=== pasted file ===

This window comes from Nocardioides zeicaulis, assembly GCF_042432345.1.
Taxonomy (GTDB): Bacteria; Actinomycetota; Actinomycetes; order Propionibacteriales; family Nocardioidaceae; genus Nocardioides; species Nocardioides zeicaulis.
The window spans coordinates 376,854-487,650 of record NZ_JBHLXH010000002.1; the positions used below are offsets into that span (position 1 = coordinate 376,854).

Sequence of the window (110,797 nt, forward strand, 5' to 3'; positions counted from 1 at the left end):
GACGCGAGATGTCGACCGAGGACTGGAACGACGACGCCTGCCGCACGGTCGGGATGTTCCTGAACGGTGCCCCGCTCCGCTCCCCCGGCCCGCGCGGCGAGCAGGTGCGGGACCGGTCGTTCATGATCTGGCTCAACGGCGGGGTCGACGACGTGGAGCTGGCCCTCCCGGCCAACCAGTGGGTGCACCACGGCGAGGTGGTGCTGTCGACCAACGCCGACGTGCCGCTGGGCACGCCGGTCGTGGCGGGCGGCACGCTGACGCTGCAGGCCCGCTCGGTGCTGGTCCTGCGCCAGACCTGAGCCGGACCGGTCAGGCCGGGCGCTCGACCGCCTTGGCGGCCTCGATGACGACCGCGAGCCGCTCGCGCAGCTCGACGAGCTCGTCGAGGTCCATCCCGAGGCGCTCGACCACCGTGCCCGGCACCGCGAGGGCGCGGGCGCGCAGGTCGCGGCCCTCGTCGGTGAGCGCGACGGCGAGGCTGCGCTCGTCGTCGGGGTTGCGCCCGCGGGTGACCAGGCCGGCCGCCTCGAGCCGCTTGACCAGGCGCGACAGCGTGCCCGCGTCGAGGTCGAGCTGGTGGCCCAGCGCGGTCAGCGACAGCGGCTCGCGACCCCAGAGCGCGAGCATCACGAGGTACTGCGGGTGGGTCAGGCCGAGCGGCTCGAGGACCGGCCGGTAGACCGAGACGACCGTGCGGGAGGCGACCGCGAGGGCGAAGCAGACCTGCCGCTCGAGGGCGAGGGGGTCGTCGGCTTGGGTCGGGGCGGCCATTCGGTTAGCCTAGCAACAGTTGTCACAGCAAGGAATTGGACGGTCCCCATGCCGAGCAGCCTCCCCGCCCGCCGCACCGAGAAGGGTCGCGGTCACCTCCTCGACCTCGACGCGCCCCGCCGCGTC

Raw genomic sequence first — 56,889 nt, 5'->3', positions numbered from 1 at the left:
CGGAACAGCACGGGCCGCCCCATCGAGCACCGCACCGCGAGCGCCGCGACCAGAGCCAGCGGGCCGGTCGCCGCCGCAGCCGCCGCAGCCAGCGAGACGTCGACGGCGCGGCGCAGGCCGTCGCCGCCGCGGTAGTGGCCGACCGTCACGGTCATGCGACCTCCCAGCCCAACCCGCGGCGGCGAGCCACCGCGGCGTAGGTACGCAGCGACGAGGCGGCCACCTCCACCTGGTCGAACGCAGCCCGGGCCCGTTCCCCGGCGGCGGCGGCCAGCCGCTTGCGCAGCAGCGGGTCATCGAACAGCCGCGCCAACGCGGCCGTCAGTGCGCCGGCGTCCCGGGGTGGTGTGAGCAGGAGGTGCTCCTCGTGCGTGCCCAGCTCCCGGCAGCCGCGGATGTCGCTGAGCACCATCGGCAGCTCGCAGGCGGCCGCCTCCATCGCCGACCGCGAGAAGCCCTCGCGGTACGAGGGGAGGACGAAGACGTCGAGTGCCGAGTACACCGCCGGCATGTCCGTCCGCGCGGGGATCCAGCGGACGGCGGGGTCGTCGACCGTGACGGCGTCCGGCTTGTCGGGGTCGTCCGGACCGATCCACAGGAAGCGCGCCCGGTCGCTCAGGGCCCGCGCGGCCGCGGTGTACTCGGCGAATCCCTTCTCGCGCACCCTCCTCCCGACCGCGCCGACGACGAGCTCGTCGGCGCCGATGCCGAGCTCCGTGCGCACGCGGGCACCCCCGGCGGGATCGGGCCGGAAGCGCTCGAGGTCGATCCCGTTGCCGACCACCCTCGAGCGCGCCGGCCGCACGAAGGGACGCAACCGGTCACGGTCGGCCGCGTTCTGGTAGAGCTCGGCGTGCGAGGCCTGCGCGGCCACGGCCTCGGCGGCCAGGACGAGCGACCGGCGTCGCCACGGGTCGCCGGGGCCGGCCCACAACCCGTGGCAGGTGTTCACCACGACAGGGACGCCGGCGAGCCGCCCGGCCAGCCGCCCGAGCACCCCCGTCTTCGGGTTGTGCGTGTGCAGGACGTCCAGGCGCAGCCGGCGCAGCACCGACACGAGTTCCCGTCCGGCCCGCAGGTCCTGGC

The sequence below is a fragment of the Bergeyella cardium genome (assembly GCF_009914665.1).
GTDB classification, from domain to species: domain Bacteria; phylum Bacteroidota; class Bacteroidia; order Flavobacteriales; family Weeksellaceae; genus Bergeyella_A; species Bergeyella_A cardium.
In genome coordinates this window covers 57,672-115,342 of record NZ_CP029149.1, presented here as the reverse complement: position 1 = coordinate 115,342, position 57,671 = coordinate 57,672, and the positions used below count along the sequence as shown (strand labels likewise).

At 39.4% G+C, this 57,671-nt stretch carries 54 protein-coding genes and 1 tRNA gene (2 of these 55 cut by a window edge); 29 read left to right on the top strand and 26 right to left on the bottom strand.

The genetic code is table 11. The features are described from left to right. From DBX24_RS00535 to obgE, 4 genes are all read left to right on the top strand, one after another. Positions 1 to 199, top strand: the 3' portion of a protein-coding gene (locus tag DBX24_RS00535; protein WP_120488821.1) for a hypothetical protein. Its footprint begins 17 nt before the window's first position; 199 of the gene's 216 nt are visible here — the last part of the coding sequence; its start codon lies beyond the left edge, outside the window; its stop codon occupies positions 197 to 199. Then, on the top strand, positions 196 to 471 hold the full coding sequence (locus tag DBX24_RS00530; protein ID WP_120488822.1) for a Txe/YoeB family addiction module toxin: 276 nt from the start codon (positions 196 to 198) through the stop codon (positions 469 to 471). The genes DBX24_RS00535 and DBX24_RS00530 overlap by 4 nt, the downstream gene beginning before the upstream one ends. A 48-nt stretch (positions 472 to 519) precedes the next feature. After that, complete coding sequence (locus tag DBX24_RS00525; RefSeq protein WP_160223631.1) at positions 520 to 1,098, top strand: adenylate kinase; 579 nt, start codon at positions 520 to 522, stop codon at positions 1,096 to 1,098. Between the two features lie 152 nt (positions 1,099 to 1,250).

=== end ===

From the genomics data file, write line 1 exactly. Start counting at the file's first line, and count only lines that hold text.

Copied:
This window comes from Nocardioides zeicaulis, assembly GCF_042432345.1.